One of the biggest pieces of news has been the grounding of Boeing’s long awaited 787 Dreamliner.
Problems with the aircraft’s batteries are proving tricky to diagnose and rectify. Boeing has received approval from the U.S. Federal Aviation Administration for its plan to test and certify improvements to the 787’s battery system but it is still likely to be an agonising few months for Boeing and its customers. Not only are aircraft grounded but new ones are not being delivered. The problem will compound as more airlines become due to accept aircraft and introduce them to service.
Headaches no doubt for airline network planners.
Airlines including the UK’s Thomson Airways and British Airways are having to re plan summer flight schedules which were due to be operated by the Dreamliner. We’ve learned of Qatar Airways delaying the introduction of new routes and cutting capacity on others. LOT Polish airlines has taken the 787 out of its planned summer schedule. Norwegian is due to introduce long haul low cost services for the first time without the requisite aircraft to do so. It will have to rent in alternative capacity. How easy will this be to find and at what price?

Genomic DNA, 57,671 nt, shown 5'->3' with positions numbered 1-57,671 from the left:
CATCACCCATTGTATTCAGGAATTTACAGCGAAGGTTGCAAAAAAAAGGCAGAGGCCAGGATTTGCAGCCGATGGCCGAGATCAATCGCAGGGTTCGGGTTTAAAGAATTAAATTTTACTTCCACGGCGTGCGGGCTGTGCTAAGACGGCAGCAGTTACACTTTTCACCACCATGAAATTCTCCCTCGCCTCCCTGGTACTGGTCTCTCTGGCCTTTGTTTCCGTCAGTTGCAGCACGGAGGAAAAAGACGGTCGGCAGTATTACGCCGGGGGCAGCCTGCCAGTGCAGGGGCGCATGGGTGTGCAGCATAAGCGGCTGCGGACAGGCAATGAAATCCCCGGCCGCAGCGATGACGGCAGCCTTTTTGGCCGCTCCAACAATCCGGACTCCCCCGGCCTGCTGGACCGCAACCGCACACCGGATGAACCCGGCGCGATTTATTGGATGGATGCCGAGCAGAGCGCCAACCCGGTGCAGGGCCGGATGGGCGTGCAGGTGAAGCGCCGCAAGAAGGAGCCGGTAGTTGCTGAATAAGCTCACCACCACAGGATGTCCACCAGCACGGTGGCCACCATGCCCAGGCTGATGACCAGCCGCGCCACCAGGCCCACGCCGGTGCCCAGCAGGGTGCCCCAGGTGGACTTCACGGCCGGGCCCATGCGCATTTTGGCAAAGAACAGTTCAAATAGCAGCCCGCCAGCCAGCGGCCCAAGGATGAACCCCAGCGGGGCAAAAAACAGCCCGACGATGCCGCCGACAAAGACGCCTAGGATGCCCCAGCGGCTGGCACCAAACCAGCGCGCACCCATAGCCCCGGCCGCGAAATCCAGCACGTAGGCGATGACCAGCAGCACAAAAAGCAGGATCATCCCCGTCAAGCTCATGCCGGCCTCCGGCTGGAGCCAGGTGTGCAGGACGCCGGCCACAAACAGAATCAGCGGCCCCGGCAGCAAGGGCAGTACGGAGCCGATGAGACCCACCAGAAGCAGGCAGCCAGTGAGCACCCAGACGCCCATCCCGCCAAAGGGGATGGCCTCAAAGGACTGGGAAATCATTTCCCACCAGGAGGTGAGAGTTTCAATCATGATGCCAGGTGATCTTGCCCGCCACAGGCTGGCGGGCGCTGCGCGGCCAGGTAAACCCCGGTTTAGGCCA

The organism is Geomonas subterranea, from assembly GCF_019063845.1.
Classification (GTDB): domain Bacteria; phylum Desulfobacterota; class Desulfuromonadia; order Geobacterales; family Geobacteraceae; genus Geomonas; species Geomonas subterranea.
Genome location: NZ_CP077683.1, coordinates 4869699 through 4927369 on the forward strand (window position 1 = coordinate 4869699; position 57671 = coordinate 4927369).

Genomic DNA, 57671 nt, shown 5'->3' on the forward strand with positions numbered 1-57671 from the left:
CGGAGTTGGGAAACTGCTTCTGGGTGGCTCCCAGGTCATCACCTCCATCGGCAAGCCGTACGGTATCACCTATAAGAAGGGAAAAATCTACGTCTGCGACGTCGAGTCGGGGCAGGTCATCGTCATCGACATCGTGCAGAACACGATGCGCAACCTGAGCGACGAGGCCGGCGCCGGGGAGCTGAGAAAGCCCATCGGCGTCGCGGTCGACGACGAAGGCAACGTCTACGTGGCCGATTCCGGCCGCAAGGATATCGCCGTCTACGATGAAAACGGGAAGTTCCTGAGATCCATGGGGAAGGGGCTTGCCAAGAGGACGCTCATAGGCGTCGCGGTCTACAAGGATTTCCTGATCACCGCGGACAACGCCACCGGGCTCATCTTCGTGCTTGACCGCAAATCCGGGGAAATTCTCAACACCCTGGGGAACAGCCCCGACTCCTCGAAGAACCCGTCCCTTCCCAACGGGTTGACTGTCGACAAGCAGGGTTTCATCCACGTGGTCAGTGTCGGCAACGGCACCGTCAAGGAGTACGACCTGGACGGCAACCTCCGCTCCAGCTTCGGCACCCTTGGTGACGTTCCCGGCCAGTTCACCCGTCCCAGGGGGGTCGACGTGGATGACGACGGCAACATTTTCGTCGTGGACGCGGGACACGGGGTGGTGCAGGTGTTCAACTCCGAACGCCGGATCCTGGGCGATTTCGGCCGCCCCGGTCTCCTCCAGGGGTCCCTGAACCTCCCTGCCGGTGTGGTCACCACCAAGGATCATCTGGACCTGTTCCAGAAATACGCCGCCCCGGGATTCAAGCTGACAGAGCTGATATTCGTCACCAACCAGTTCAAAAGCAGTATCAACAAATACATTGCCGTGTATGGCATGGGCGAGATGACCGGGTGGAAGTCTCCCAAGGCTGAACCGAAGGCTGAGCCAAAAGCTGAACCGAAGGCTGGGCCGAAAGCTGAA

Let’s put it in context. All new aircraft face inevitable teething troubles. In my career I’ve seen problems with several aircraft including the venerable Boeing 747 “Jumbo”. There were early snags with Airbus’s short haul work horse, the A320-nick named by engineers in the early days, “the ground bus” & the McDonnell Douglas DC-10. These early difficulties were all (sometimes painfully) overcome and the aircraft went on to become commercially successful, giving sterling service over many years. Only last year the focus was on Airbus’s giant A380 wing cracks, a problem now understood and being resolved.
Some in the industry believe that, for the 787 things are likely to get worse before they get better, but let’s be clear, they will get better. Perhaps what this does show is the pressure on manufacturers’ to meet airline requirements for better fuel efficiency, improved payload and range characteristics. This dictates a need to innovate, to “push the envelope” and turn to new materials, technology and manufacturing processes.
The industry cannot escape this current painful process. It has to take brave leaps forward. But in order to do so, it also has to accept that there will be problems to overcome on the way – including coping with the ensuing publicity. It is therefore better to take the short term pain now in the interests of the long term gain that this will ultimately bring-for airlines, for passengers, for manufacturers.